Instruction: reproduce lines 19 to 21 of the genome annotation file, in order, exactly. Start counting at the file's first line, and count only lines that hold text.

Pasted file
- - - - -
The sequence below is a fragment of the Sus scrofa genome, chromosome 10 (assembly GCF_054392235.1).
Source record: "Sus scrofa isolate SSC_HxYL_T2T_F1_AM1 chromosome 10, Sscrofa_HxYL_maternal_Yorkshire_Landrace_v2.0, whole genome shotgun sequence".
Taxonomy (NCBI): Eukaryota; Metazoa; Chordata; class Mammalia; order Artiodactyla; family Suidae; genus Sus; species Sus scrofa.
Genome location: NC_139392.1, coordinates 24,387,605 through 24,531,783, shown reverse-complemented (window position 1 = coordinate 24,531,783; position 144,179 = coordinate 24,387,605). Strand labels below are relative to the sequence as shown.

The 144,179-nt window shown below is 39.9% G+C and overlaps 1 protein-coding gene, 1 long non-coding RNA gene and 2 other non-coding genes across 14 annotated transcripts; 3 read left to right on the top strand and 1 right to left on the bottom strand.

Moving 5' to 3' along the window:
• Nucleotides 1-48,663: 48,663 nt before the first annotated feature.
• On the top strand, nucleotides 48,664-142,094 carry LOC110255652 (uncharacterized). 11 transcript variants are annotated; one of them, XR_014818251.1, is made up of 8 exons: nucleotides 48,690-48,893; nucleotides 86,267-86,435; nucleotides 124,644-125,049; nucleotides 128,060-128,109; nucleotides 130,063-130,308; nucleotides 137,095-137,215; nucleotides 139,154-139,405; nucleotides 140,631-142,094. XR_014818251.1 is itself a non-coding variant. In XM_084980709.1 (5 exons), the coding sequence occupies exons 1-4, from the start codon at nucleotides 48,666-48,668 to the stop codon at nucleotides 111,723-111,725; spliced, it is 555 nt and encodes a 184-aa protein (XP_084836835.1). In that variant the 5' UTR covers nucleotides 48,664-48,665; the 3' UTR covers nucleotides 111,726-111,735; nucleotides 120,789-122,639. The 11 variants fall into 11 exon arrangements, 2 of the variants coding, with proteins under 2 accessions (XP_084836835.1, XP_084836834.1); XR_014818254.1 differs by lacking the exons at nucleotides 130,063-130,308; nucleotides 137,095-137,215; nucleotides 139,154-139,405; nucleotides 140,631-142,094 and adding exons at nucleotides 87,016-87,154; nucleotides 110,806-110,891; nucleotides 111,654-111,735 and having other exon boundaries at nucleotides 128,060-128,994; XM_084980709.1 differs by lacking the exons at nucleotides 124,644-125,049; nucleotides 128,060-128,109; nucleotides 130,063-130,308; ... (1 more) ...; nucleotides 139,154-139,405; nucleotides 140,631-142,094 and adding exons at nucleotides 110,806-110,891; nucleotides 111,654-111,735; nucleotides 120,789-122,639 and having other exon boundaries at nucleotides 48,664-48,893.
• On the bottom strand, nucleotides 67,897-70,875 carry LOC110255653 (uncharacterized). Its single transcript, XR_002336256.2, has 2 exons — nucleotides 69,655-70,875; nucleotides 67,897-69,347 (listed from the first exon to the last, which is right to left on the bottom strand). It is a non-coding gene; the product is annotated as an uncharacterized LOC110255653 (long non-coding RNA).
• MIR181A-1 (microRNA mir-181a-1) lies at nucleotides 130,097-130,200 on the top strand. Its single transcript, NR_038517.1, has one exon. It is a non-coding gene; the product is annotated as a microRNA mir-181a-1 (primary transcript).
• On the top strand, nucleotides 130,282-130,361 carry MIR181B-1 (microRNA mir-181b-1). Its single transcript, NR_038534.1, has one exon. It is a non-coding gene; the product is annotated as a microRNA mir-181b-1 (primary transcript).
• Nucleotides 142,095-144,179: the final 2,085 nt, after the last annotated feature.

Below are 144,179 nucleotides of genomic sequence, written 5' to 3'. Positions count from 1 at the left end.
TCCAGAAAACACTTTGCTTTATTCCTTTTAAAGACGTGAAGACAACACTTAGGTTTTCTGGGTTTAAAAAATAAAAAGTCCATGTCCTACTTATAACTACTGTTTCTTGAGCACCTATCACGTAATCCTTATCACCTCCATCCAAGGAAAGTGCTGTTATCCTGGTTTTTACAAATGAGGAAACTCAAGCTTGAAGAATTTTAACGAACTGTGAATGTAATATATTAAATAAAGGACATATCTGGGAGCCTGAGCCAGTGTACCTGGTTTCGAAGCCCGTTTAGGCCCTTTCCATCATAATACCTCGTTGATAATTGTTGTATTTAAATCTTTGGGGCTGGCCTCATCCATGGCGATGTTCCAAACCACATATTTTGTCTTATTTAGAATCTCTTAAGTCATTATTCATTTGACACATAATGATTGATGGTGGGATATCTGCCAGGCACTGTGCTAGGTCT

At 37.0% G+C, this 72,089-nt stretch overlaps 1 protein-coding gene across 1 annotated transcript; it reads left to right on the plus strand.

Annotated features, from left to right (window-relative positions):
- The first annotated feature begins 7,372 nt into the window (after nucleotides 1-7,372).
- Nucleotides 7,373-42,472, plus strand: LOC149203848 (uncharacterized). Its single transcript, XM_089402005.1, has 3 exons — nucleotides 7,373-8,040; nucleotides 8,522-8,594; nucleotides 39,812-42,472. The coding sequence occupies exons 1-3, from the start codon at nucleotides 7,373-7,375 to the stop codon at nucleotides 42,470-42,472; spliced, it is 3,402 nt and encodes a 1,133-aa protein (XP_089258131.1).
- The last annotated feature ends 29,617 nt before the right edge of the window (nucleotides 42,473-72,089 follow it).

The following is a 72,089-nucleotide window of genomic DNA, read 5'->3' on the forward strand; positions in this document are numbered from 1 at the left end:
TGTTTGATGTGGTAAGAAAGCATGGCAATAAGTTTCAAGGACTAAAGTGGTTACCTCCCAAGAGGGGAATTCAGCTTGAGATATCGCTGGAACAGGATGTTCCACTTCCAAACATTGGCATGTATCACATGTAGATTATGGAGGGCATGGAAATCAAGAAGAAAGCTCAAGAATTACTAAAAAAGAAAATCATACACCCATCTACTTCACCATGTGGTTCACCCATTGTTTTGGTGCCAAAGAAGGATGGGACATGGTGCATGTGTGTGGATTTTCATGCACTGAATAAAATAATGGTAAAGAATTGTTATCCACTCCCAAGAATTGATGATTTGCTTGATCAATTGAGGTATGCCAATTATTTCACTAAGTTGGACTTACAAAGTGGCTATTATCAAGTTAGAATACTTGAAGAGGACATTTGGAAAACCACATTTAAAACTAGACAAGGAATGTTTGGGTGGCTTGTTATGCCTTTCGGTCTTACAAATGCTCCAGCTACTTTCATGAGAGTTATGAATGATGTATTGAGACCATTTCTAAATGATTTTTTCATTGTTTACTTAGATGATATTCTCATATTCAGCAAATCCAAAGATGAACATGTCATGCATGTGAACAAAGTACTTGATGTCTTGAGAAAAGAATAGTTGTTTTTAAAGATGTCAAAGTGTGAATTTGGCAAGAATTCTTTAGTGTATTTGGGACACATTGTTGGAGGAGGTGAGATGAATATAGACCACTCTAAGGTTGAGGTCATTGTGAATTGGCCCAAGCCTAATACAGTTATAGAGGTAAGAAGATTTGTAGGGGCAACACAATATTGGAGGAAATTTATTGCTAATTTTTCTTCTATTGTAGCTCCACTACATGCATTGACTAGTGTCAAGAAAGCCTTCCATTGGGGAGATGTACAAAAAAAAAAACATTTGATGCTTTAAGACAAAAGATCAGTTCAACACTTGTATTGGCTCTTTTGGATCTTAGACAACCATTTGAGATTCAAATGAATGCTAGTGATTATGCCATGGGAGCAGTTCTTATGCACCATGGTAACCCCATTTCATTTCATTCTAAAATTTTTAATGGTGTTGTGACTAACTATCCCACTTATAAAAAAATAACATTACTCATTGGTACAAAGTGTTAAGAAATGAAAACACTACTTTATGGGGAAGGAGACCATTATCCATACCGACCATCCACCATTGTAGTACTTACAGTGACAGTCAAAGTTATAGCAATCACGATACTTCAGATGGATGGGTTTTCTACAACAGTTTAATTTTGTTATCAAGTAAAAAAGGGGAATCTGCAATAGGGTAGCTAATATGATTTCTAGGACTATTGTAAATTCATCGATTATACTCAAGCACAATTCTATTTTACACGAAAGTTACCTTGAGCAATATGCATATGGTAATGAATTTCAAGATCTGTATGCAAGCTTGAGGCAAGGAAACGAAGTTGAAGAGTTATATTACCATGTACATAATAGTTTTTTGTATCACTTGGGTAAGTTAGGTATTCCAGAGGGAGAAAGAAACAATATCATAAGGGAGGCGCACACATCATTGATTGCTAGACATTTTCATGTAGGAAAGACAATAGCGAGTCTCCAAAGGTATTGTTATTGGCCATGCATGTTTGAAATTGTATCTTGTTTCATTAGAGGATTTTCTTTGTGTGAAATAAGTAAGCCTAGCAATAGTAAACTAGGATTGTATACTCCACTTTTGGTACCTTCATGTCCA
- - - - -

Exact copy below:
- The last annotated feature ends 29,617 nt before the right edge of the window (nucleotides 42,473-72,089 follow it).

The following is a 72,089-nucleotide window of genomic DNA, read 5'->3' on the forward strand; positions in this document are numbered from 1 at the left end:
TGTTTGATGTGGTAAGAAAGCATGGCAATAAGTTTCAAGGACTAAAGTGGTTACCTCCCAAGAGGGGAATTCAGCTTGAGATATCGCTGGAACAGGATGTTCCACTTCCAAACATTGGCATGTATCACATGTAGATTATGGAGGGCATGGAAATCAAGAAGAAAGCTCAAGAATTACTAAAAAAGAAAATCATACACCCATCTACTTCACCATGTGGTTCACCCATTGTTTTGGTGCCAAAGAAGGATGGGACATGGTGCATGTGTGTGGATTTTCATGCACTGAATAAAATAATGGTAAAGAATTGTTATCCACTCCCAAGAATTGATGATTTGCTTGATCAATTGAGGTATGCCAATTATTTCACTAAGTTGGACTTACAAAGTGGCTATTATCAAGTTAGAATACTTGAAGAGGACATTTGGAAAACCACATTTAAAACTAGACAAGGAATGTTTGGGTGGCTTGTTATGCCTTTCGGTCTTACAAATGCTCCAGCTACTTTCATGAGAGTTATGAATGATGTATTGAGACCATTTCTAAATGATTTTTTCATTGTTTACTTAGATGATATTCTCATATTCAGCAAATCCAAAGATGAACATGTCATGCATGTGAACAAAGTACTTGATGTCTTGAGAAAAGAATAGTTGTTTTTAAAGATGTCAAAGTGTGAATTTGGCAAGAATTCTTTAGTGTATTTGGGACACATTGTTGGAGGAGGTGAGATGAATATAGACCACTCTAAGGTTGAGGTCATTGTGAATTGGCCCAAGCCTAATACAGTTATAGAGGTAAGAAGATTTGTAGGGGCAACACAATATTGGAGGAAATTTATTGCTAATTTTTCTTCTATTGTAGCTCCACTACATGCATTGACTAGTGTCAAGAAAGCCTTCCATTGGGGAGATGTACAAAAAAAAAAACATTTGATGCTTTAAGACAAAAGATCAGTTCAACACTTGTATTGGCTCTTTTGGATCTTAGACAACCATTTGAGATTCAAATGAATGCTAGTGATTATGCCATGGGAGCAGTTCTTATGCACCATGGTAACCCCATTTCATTTCATTCTAAAATTTTTAATGGTGTTGTGACTAACTATCCCACTTATAAAAAAATAACATTACTCATTGGTACAAAGTGTTAAGAAATGAAAACACTACTTTATGGGGAAGGAGACCATTATCCATACCGACCATCCACCATTGTAGTACTTACAGTGACAGTCAAAGTTATAGCAATCACGATACTTCAGATGGATGGGTTTTCTACAACAGTTTAATTTTGTTATCAAGTAAAAAAGGGGAATCTGCAATAGGGTAGCTAATATGATTTCTAGGACTATTGTAAATTCATCGATTATACTCAAGCACAATTCTATTTTACACGAAAGTTACCTTGAGCAATATGCATATGGTAATGAATTTCAAGATCTGTATGCAAGCTTGAGGCAAGGAAACGAAGTTGAAGAGTTATATTACCATGTACATAATAGTTTTTTGTATCACTTGGGTAAGTTAGGTATTCCAGAGGGAGAAAGAAACAATATCATAAGGGAGGCGCACACATCATTGATTGCTAGACATTTTCATGTAGGAAAGACAATAGCGAGTCTCCAAAGGTATTGTTATTGGCCATGCATGTTTGAAATTGTATCTTGTTTCATTAGAGGATTTTCTTTGTGTGAAATAAGTAAGCCTAGCAATAGTAAACTAGGATTGTATACTCCACTTTTGGTACCTTCATGTCCA